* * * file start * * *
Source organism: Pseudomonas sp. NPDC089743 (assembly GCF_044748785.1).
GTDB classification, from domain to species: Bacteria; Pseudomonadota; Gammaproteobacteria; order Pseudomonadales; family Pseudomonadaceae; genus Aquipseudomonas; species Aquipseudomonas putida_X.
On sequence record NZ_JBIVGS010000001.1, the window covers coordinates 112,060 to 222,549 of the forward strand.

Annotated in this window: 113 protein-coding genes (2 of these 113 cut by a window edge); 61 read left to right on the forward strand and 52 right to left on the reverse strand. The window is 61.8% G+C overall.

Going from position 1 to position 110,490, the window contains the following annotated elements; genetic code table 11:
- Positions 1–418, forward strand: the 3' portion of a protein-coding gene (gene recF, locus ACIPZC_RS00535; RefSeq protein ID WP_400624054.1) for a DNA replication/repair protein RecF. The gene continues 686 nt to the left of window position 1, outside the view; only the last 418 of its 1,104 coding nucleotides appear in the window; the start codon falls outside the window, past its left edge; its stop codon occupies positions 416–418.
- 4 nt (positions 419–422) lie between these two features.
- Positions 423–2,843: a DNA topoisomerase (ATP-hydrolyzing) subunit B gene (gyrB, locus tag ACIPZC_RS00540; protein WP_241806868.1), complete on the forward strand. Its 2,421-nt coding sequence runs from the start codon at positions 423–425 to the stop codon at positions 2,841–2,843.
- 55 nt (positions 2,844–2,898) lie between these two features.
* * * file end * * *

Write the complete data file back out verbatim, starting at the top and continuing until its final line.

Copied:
Source organism: Pseudomonas sp. NPDC089743 (assembly GCF_044748785.1).
GTDB classification, from domain to species: Bacteria; Pseudomonadota; Gammaproteobacteria; order Pseudomonadales; family Pseudomonadaceae; genus Aquipseudomonas; species Aquipseudomonas putida_X.
On sequence record NZ_JBIVGS010000001.1, the window covers coordinates 112,060 to 222,549 of the forward strand.

Annotated in this window: 113 protein-coding genes (2 of these 113 cut by a window edge); 61 read left to right on the forward strand and 52 right to left on the reverse strand. The window is 61.8% G+C overall.

Going from position 1 to position 110,490, the window contains the following annotated elements; genetic code table 11:
- Positions 1–418, forward strand: the 3' portion of a protein-coding gene (gene recF, locus ACIPZC_RS00535; RefSeq protein ID WP_400624054.1) for a DNA replication/repair protein RecF. The gene continues 686 nt to the left of window position 1, outside the view; only the last 418 of its 1,104 coding nucleotides appear in the window; the start codon falls outside the window, past its left edge; its stop codon occupies positions 416–418.
- 4 nt (positions 419–422) lie between these two features.
- Positions 423–2,843: a DNA topoisomerase (ATP-hydrolyzing) subunit B gene (gyrB, locus tag ACIPZC_RS00540; protein WP_241806868.1), complete on the forward strand. Its 2,421-nt coding sequence runs from the start codon at positions 423–425 to the stop codon at positions 2,841–2,843.
- 55 nt (positions 2,844–2,898) lie between these two features.